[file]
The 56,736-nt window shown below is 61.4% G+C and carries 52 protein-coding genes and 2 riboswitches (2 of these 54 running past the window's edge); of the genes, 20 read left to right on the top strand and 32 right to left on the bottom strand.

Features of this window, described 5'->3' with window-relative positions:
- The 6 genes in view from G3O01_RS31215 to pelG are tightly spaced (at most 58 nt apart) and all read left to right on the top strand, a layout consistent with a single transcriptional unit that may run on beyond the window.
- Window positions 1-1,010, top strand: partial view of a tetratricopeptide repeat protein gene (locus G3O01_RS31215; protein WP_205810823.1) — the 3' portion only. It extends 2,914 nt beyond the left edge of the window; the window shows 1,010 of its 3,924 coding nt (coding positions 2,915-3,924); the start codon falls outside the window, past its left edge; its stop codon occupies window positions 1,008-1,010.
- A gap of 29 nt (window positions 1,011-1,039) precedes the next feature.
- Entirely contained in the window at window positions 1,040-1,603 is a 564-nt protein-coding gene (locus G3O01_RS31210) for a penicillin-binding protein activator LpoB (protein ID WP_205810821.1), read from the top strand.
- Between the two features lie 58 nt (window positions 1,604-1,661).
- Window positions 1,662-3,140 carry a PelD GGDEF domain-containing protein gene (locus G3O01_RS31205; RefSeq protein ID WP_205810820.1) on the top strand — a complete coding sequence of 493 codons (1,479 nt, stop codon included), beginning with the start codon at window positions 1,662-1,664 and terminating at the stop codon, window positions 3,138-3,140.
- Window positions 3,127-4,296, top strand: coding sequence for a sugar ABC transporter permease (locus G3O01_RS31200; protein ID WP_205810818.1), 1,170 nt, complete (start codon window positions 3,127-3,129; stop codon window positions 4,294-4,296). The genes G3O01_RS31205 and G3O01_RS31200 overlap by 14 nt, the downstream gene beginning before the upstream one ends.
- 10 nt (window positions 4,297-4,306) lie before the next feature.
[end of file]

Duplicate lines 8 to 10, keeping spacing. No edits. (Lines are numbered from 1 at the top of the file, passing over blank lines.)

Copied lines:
- Window positions 1,662-3,140 carry a PelD GGDEF domain-containing protein gene (locus G3O01_RS31205; RefSeq protein ID WP_205810820.1) on the top strand — a complete coding sequence of 493 codons (1,479 nt, stop codon included), beginning with the start codon at window positions 1,662-1,664 and terminating at the stop codon, window positions 3,138-3,140.
- Window positions 3,127-4,296, top strand: coding sequence for a sugar ABC transporter permease (locus G3O01_RS31200; protein ID WP_205810818.1), 1,170 nt, complete (start codon window positions 3,127-3,129; stop codon window positions 4,294-4,296). The genes G3O01_RS31205 and G3O01_RS31200 overlap by 14 nt, the downstream gene beginning before the upstream one ends.
- 10 nt (window positions 4,297-4,306) lie before the next feature.